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New Tech Helps Keep High-Speed Serial Connections Cool

Feb. 22, 2023
Speeds continue to climb in data centers, spurring Molex and other companies to come up with new ways to manage thermals.

Check out more coverage of DesignCon 2023.

As the world amasses increasing amounts of data, technology companies are trying to move it all faster. To keep up with the need for speed in their sprawling data centers and other systems, they’re turning to a new generation of high-performance chips that bring data rates of 28, 56, and 112 Gb/s to the table.

But such chips, which frequently sit at the heart of switches, servers, and other gear in a modern data center, are useless if they can’t communicate at such speeds with other parts in a system. It’s up to engineers to resolve the signal integrity (SI), power integrity (PI), electromagnetic compatibility (EMC), and other issues that arise with every new generational leap in throughput.

The high speeds also present engineers with challenges when it comes to managing the excess heat they create, specifically inside the input/output (I/O) modules that plug into the bandwidth- and power-hungry switches in data centers. Such modules are seeing upgrades to 200-, 400-, and even 800-Gb/s transmission rates. These connectors route data into optical or copper cables that send it over longer distances in the system.

At this year’s DesignCon, leading players in the connectivity industry, including Molex and TE Connectivity, showed off new connector technologies that claim to better dissipate heat from pluggable I/O modules.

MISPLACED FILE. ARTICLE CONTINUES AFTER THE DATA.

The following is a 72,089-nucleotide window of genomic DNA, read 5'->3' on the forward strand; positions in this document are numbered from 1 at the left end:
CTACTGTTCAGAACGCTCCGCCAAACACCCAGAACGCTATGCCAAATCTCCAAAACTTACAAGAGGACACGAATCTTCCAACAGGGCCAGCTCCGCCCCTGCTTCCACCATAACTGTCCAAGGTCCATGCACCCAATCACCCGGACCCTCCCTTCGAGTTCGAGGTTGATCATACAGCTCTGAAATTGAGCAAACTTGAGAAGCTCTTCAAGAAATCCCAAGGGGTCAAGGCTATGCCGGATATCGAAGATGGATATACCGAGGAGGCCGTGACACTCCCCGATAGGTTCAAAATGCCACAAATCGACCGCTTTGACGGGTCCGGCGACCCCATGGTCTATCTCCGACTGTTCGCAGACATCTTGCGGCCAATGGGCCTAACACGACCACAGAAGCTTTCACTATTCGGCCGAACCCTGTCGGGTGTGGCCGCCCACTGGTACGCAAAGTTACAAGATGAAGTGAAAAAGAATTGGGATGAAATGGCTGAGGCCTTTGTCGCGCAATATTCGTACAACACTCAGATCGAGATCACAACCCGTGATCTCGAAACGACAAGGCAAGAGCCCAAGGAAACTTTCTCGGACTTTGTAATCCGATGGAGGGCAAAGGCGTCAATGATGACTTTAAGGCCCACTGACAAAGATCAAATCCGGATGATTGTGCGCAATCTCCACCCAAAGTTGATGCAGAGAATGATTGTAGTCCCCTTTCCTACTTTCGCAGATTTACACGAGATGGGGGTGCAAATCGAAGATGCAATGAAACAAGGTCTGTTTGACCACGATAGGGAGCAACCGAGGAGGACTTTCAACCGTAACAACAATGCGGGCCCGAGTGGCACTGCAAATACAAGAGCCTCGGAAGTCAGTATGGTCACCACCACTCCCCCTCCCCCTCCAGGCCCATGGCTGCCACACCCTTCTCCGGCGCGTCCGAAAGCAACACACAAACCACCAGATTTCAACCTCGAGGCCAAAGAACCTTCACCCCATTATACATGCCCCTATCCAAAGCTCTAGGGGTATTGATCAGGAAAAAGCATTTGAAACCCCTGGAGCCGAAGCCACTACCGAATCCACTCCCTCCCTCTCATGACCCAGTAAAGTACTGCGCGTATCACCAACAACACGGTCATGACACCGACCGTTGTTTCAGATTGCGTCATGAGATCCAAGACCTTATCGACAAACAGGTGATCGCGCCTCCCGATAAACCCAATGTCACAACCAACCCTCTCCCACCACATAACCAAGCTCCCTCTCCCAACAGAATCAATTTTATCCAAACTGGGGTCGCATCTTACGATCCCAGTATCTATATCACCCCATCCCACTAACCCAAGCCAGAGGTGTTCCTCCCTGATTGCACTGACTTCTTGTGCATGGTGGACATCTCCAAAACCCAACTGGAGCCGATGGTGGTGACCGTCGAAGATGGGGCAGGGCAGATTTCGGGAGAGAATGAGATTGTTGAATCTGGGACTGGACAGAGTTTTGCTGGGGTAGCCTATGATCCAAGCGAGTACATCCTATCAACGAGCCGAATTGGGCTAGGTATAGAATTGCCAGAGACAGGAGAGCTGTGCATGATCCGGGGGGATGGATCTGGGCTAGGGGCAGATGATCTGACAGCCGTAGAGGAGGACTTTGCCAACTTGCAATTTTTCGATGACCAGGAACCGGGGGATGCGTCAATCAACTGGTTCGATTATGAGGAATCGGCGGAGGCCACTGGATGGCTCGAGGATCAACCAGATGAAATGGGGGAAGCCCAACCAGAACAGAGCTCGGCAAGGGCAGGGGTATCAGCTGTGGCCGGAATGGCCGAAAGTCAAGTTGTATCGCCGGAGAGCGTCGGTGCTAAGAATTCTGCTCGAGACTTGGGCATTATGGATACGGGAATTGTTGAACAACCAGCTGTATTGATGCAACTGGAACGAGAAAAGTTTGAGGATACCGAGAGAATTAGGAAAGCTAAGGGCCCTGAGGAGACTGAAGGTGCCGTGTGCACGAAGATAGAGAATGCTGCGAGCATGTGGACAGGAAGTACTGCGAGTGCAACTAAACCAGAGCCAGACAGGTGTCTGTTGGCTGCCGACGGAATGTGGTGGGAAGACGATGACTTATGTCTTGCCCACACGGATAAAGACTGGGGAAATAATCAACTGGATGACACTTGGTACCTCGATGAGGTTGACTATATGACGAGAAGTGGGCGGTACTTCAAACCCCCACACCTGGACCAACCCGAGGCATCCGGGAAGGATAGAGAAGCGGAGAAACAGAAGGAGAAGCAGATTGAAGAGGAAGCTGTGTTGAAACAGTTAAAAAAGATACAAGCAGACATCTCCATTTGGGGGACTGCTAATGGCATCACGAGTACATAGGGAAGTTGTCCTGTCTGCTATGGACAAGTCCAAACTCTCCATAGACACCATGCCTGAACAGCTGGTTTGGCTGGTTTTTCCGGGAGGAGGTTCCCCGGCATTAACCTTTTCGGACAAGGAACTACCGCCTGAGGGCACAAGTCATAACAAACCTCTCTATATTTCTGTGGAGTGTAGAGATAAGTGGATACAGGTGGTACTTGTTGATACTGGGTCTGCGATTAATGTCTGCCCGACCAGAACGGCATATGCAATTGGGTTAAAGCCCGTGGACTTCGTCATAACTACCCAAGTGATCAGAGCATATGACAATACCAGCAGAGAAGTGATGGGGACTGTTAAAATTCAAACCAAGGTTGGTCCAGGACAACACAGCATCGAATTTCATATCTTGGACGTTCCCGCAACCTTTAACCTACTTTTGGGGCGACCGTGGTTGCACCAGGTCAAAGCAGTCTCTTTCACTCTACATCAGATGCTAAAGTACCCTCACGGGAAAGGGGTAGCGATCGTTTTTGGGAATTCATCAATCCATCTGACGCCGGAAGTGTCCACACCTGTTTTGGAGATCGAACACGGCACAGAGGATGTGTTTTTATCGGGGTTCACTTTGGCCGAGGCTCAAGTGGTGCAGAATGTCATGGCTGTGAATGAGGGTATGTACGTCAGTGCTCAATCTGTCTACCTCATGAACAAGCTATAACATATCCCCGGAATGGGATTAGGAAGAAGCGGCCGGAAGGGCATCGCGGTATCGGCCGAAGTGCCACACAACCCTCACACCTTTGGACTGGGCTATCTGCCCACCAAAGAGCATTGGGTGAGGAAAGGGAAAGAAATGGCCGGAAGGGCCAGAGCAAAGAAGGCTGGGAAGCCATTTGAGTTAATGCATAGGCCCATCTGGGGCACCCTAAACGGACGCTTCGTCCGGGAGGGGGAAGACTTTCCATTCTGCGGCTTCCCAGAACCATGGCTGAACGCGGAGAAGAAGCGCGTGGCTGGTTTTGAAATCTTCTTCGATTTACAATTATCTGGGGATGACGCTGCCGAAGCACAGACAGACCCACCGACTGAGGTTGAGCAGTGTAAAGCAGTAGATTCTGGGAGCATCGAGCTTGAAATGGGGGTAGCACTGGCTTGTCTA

Keeping I/O modules from overheating is a high priority, as excess heat is one of the enemies of high-speed signals. Heat wears out components faster as well, requiring systems to be cooled effectively to prevent failures.

Hasan Ali, associate manager of new product development at Molex, pointed out that only several years ago it was a challenge to cool these modules when they consumed 10 W. But as more data funnels through them, they have to expend even more power—30 W or more in the future—while staying within the same form factor.

Traditional thermal-management solutions, he said, are not going to be robust enough to get the job done.

Getting the “Drop” on Heat

The new thermal-management solution Molex showed off at DesignCon is called the “drop-down” heatsink. In a demo, Molex, partnering with Multilane, used it to cool a quad small-form-factor, pluggable “double density” (QSFP-DD) I/O module, which is widely used in high-bandwidth switches in the data center (Fig. 1).

While companies have access to a wide range of technologies to beat the heat, ranging from heat pipes to “zipper fin” heatsinks, thermal management has long been a challenge when it comes to I/Os. At issue is the “dry” metal-to-metal contact between the power-hungry module and heatsink above it. Ali warned that dry contact, due to its high thermal contact resistance, puts a limit on optimizations to the heatsink itself.

One way to pull heat out of the system is to use of a thermal gap pad or other thermal interface material (TIM) between the module and heatsink mounted on top of it. The tradeoff, as he points out, is durability.

Every time the connector is plugged into (or unplugged from) the cage, friction is created that can damage the materials. The sharp edges on the module and other geometric constraints also may interfere with it.

According to the company, the drop-down heatsink solves the problem by removing friction from play. As the module is being inserted into the cage, the heatsink never makes direct contact with the module until it’s around 90% inserted. The lack of contact protects the thermal material plastered on the heatsink, both from sharp edges on the front of the connector and any sort of angled insertion due to cable loading.